Aire and Calder Navigation

Aire and Calder Navigation

The Aire and Calder Navigation is a river and canal system of the River Aire and the River Calder in the metropolitan county of West Yorkshire, England.

History and route

In 1699 an Act was passed to improve the navigability of the River Aire (from the River Ouse at Airmyn via Castleford to Leeds) and River Calder (from Castleford to Wakefield). This involved the creation of weirs bypassed by very short "cuts" equipped with locks. John Hadley was engaged as an engineer and by 1704 the original work was completed, including 12 locks on the Aire between Haddesley and Leeds and 4 on the Calder. The locks were 58-60' long by 14'6" to 15' wide with 3'6" depths over the sills. [Charles Hadfield: "The Canals of Yorkshire and North East England Vol 1." Newton Abbot: David and Charles, 1972] The early trade consisted mainly of woollen goods from Leeds, Wakefield, Halifax and Bradford and wool and corn inwards from Lincolnshire and East Anglia.

During the 18th century the navigation was improved by longer cuts to bypass difficult or circuitous stretches of river. The major improvements were made in the last quarter of the century by civil engineers John Smeaton and William Jessop. In particular, the 6-mile Selby Canal connected the Aire at Haddlesey directly with the Ouse at Selby - bypassing the lower reaches of the Aire completely, and forestalling a plan by the Leeds and Liverpool Canal company to construct their own extension from Leeds to Selby.

Selby boomed until the major development of the 19th century. In 1826 a wide canal was cut from Knottingley to bypass both the "Selby canal/mid Ouse" route and the whole of the lower reaches of the Aire. The new canal met the Ouse at a point well downstream of Selby, and created the inland port of Goole, easily reachable by large ships coming up the Humber. In 1839 a fine aqueduct was built at Stanley Ferry to take the navigation over the River Calder.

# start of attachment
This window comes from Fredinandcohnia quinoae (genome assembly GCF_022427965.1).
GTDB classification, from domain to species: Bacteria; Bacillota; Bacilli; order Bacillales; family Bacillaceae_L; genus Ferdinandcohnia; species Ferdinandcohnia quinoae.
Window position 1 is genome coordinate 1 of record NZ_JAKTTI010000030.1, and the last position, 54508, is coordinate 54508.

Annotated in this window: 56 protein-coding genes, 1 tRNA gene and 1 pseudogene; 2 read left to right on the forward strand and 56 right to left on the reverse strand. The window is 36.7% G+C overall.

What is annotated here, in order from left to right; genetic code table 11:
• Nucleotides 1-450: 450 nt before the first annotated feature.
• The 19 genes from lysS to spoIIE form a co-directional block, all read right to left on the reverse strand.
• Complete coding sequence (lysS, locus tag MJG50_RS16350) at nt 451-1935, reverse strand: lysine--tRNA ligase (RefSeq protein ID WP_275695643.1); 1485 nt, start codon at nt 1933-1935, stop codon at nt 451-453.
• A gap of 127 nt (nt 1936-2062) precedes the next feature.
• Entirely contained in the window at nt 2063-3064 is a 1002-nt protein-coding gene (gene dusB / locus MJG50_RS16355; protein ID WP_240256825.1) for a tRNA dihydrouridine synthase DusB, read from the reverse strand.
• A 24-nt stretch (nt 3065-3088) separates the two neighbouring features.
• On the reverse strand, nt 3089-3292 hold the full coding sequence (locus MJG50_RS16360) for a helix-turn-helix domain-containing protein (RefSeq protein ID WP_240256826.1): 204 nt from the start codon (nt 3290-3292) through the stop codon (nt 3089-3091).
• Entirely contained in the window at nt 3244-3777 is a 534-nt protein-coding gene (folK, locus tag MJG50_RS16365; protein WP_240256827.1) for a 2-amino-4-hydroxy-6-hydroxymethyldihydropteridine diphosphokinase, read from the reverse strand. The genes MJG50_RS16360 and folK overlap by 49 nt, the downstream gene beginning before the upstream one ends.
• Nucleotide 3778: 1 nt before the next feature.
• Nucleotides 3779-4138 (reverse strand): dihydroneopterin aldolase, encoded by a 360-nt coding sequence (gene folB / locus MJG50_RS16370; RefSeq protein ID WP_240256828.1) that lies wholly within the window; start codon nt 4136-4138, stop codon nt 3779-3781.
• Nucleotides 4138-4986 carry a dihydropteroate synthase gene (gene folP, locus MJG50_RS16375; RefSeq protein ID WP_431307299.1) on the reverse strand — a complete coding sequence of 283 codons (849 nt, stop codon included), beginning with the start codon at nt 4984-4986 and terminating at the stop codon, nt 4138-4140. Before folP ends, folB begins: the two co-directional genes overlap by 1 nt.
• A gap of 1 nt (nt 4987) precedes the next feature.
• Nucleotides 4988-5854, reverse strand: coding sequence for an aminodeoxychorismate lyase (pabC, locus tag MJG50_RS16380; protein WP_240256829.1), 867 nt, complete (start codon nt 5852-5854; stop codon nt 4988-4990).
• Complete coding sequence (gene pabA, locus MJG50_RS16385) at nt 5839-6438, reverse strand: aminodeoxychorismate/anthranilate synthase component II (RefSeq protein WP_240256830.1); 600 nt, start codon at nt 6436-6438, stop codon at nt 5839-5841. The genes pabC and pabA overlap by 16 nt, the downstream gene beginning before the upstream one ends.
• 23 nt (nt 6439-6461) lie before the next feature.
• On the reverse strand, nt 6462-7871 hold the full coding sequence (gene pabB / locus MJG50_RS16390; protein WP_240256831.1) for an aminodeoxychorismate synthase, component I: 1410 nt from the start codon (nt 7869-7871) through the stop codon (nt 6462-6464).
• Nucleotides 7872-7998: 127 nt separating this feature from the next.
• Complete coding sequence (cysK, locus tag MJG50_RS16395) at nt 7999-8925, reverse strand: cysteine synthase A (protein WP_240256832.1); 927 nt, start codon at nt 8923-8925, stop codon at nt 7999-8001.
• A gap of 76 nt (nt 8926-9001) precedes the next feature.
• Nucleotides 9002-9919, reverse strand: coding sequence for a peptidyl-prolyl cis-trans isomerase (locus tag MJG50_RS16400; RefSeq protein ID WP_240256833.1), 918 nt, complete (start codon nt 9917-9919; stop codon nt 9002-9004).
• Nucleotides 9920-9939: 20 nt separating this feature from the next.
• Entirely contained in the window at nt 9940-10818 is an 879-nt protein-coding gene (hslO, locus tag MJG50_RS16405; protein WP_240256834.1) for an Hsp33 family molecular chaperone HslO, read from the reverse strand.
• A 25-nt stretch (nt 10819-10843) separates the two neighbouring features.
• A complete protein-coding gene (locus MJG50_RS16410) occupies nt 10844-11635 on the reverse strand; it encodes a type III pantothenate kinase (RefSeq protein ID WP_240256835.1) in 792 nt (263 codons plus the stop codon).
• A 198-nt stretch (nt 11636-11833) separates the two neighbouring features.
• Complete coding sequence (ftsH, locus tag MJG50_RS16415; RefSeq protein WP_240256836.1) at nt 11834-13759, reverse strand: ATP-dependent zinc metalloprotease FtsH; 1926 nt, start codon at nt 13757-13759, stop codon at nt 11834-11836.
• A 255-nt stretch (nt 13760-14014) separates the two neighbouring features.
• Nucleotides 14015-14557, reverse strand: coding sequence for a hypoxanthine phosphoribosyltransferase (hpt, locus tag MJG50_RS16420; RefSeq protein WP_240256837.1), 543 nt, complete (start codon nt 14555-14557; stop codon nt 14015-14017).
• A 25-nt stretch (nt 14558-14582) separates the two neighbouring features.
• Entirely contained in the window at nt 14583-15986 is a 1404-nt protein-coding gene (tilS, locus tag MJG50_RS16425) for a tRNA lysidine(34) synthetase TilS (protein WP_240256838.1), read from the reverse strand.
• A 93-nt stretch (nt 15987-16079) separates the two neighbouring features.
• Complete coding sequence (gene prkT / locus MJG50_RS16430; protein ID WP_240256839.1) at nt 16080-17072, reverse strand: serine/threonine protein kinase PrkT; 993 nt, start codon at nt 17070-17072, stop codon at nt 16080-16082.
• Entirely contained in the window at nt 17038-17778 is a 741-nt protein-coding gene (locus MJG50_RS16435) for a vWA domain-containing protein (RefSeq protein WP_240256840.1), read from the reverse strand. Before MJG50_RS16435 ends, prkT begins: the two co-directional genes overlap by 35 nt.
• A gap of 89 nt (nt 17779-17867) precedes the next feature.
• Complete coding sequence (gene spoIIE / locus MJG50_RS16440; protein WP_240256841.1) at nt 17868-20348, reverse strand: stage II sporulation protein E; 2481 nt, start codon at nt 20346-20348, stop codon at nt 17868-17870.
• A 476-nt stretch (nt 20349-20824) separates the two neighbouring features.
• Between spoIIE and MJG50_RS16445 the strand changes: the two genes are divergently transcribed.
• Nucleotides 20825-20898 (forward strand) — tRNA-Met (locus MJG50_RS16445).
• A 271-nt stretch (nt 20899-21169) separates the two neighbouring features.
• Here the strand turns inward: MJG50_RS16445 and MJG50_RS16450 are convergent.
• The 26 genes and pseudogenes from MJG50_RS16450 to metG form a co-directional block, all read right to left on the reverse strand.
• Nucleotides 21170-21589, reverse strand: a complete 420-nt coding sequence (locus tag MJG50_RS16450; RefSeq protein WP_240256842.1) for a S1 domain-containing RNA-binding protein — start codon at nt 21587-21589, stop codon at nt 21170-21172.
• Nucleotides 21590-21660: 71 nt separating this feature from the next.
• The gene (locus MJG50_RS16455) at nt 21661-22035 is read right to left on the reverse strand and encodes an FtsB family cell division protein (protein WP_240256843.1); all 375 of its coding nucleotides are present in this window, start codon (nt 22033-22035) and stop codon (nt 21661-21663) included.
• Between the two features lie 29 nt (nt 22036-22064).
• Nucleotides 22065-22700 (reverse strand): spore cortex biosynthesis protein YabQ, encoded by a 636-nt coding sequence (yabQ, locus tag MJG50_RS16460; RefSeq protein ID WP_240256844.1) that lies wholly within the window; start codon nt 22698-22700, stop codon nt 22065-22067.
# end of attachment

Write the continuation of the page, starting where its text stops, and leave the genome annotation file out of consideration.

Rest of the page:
The 20th century saw two major phases of improvement. In 1905, the New Junction Canal connected the Aire and Calder to the Sheffield and South Yorkshire Navigation near Stainforth. In the 1980s, the navigation underwent a huge scheme of modernisation in which, the locks from Goole to Leeds were modernised and enlarged to accommodate the new 600 tonne euro-barge standard. This makes the locks a massive 185 foot by 18 foot 9 inches (56.5 m by 5.7 m) whereas those on the Wakefield section are only 142 foot by 17 foot 8 inches (43.3 m by 5.4 m) - but Doncaster still awaits the large influx of cargoes from Rotterdam!

The Aire and Calder still fulfills its original purpose (although by different routes) by linking Leeds and Wakefield with York and the Humber (and thence the Trent). More recent canals now also make the A&C a vital link in the English (and increasingly, Welsh) connected inland waterway network. The current set of links is formidable. The A&C joins the Leeds and Liverpool Canal at Leeds. The Calder and Hebble Navigation (from Wakefield) allows boats to reach the Huddersfield Broad and Narrow Canals, and the Rochdale Canal. The upstream Ouse (reached via the Selby Canal) allows boats to reach York, Boroughbridge and Ripon. The downstream Ouse (reached via Selby or Goole) connects to the River Derwent and the Humber (and hence Hull, Immingham, and the North Sea). The S&SYN (reached via the New Junction Canal) forms a link with (in one direction) Doncaster, Rotherham and Sheffield, and (in the other) the tidal River Trent at Keadby.